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And the Department of Energy loan guarantee train keeps on chugging. This afternoon the DOE says it has offered its 14th loan guarantee — a $17.1 million conditional commitment to AES Energy Storage, a subsidiary of power giant AES (s AES), to build a 20 MW energy storage system using A123System’s (s AONE) lithium ion batteries.
A loan guarantee serves essentially as a promise by the government to make good on a loan if the company can’t, and typically enables better interest rates and lower costs than would otherwise be available to a company for project financing.
AES says the project will use A123System’s lithium ion batteries and new management software for grid frequency regulation. The power grid works by constantly balancing supply and demand (generation and load) and must be kept at a 60 Hz frequency. If the frequency goes too high or low a utility must respond by shifting generation and load and utilities commonly burn additional fossil fuels at power plants to maintain the balance. For example, PJM, a regional transmission organization serving a population of 51 million, commonly taps diesel-burning generators to control regulation as often as hundreds of times per day.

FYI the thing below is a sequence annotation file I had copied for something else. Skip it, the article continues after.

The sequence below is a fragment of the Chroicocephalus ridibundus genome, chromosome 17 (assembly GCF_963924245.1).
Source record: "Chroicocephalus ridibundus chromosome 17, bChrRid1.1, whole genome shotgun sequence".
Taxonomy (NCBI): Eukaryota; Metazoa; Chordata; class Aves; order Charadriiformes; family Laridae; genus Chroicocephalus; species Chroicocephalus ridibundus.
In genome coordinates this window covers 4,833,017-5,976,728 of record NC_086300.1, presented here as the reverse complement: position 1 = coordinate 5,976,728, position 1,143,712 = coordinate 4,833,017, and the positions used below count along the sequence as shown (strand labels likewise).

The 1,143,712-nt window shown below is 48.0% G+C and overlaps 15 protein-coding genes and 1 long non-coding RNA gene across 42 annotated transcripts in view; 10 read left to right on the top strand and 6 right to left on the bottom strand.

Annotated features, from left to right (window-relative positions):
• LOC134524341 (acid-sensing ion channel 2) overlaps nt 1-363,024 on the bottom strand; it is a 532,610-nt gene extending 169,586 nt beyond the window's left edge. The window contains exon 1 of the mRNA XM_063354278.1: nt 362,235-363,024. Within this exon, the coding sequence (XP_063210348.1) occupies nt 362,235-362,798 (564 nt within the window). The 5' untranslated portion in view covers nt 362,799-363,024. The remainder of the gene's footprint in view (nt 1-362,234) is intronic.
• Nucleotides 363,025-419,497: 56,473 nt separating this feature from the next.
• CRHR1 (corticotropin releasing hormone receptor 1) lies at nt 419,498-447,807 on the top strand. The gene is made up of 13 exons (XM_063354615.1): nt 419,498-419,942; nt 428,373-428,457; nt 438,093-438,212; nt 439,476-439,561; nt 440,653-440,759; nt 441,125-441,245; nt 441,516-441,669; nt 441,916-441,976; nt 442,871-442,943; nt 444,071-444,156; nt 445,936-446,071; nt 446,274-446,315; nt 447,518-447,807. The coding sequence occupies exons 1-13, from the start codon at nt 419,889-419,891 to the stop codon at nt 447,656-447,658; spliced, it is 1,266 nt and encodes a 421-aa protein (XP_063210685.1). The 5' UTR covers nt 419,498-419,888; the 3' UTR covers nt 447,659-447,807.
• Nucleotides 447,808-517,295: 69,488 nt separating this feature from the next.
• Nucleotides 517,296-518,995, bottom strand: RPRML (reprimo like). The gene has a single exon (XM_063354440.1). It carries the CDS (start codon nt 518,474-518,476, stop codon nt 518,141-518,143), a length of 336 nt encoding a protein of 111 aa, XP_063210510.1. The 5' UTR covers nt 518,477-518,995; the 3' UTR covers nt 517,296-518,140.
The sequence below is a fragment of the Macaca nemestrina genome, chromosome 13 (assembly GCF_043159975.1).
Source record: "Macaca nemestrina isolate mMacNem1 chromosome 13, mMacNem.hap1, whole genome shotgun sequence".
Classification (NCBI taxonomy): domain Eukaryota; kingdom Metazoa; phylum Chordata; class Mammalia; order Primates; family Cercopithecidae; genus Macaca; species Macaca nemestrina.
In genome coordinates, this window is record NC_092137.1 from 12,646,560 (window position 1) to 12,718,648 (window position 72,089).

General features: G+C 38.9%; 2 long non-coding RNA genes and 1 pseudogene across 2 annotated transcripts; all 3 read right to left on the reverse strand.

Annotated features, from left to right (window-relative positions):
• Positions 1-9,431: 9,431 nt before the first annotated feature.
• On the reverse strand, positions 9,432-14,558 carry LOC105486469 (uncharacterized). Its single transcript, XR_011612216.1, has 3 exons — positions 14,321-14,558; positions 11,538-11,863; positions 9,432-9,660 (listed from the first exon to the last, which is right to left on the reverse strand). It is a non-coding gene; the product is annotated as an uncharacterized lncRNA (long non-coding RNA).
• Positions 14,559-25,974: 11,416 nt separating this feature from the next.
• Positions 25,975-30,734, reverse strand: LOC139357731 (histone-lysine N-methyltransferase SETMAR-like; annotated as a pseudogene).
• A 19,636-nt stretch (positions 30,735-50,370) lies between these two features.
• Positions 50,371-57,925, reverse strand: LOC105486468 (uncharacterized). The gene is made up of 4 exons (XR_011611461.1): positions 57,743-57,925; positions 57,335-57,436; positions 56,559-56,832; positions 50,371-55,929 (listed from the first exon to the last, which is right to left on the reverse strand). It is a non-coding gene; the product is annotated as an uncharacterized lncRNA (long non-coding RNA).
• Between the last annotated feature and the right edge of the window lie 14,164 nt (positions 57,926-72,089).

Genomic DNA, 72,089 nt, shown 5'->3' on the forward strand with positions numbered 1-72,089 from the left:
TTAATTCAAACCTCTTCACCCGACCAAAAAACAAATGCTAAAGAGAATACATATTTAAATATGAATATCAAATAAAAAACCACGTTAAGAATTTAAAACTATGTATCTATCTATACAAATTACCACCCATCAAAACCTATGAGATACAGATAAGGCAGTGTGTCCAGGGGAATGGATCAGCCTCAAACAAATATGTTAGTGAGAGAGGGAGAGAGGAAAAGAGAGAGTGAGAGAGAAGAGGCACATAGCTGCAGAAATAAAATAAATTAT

The 20 MW energy storage battery project will be built in Johnson City, New York, and will enable AES to both balance its load using less fossil fuels, and have more flexibility to mix in clean power (which can be variable) to the grid. Because the wind doesn’t blow and the sun doesn’t shine at all hours of the day, energy storage technology like this battery project will be crucial to getting renewables into utility power portfolios.
This is the 14th loan guarantee offered, but one of the few that will invest in energy storage (see our Q&A with DOE loan chief Jonathan Silver here). More often DOE loan guarantee recipients have been clean power developers, including Solyndra, Abengoa, Abound Solar and BrightSource.
Last year A123Systems snagged a $249 million grant from the Department of Energy to help carry out a plan for setting up commercial manufacturing for batteries for electric vehicles in the United States. Electric grid services have made up a growing portion of A123?s revenue during the last few years, and over the long term they could hold increasing importance for a battery maker that has generated much of its revenue to date from deals with consumer product makers — chiefly power tools — but never turned a profit.
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